The radio reporter’s name is Howard Eskin, as NBC10 reported on its Web site. I don’t know the man, but I know the station. From the published accounts, Eskin wasn’t being a journalist when he got under Manuel’s skin, but no one’s ever accused anyone from that station of ever committing journalism on the city’s airwaves.
It doesn’t matter. You don’t get into screaming matches with reporters – or even radio guys. It’s not quite up there with laying into the fans, as former Cubs manager Lee Elia famously did in 1983, when he observed that 85 percent of people work during the day for a living and the other 15 percent come to Cubs games. He said it a lot more colorfully, and if you don’t mind reading the mother of all American cuss words about a hundred times, read the whole thing here.
Elia was fired, as he should have been.
Unless the Phillies go on a tear and win 15 of their next 20, I don’t see how Manuel can keep his job. His team is playing terribly, and he’s picking fights with reporters. I’m giving him until June 15.
What do you think?
April 16 | 4 a.m. ET
Just over a month ago, on March 12, Knicks owner James Dolan gave his coach and team president, Isiah Thomas, a multi-year contract extension.
“In the last few weeks I’ve just become absolutely convinced and I think they’ve shown, they’ve done what we asked them to do. And I felt that now is the time to do it,” Dolan told the media at the time. The Knicks were a playoff team at the time, having won 29 games — the same number they won all of last year.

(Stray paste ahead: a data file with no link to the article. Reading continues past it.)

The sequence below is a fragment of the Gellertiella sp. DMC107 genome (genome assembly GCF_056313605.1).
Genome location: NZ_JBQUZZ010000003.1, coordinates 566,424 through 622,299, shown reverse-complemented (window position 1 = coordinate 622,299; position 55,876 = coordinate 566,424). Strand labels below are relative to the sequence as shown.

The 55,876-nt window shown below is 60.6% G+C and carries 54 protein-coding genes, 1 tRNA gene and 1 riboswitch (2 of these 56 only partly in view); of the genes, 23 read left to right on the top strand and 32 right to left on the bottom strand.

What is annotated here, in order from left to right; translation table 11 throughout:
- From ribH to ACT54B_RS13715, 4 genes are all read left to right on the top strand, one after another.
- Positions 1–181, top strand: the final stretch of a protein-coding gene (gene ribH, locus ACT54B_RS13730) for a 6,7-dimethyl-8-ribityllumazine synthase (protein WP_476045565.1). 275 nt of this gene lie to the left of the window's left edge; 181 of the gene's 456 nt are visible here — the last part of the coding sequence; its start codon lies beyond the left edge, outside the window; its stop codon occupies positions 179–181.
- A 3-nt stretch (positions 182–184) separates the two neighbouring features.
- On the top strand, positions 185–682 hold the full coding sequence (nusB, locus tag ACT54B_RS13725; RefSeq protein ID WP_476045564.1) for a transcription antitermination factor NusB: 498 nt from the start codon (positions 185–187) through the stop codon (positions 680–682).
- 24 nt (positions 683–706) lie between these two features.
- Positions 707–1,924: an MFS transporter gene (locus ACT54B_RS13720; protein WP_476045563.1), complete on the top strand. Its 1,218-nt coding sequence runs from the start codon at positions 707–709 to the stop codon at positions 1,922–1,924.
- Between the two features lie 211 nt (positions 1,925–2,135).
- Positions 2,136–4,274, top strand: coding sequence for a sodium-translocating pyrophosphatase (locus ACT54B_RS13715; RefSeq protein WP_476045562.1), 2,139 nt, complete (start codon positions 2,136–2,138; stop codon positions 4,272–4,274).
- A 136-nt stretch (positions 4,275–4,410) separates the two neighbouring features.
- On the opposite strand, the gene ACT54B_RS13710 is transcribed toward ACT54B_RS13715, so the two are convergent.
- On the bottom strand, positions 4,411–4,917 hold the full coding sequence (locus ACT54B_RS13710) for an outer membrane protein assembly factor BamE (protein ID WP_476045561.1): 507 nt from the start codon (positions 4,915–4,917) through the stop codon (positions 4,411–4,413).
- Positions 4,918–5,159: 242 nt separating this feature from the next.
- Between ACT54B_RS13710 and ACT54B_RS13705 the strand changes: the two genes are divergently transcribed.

The Knicks have played 17 games since, and they’ve won three of them. They’re no longer a playoff team, but they did make the draft lottery, so I suppose that’s something. They’ve got two games left — the Nets today and the Bobcats on Wednesday. So they will end up with somewhere between 32 and 34 wins.
I wonder how Dolan feels about his decision now?
He had gone into the season saying that he wouldn’t decide Thomas’ future until the last game had been played. He demanded that the team show substantial improvement. Then, with 19 games yet to play, he decided a losing record was “substantial.”
At the time, I said Dolan is the world’s greatest boss. I think I also mentioned that he’s also one of the world’s worst owners. I forgot to add that he doesn’t know a thing about motivation.
The Knicks were playing hard when they thought Thomas’ job might be in danger. He’s a players’ coach, and they wanted to keep him on the bench. But they showed their character after they accomplished their mission. Once Thomas’ job was safe, they stopped winning.
And now Dolan — and the Knicks — are stuck with Thomas for another year. After buying Larry Brown out of the last four years of his contract, does he really want to throw away more money by dumping Thomas?
That’s his problem, not the fans’. Their problem is that under Dolan, the Knicks have been awful and continue to be that way. The Rangers, Dolan’s other team, have been a little better — just last week they won their first playoff game since 1997.
At Madison Square Garden, there was great rejoicing. It’s not that the fans think that glory days are here again. They just know that with Dolan in charge, you’ve got to celebrate while you can, because it isn’t going to last.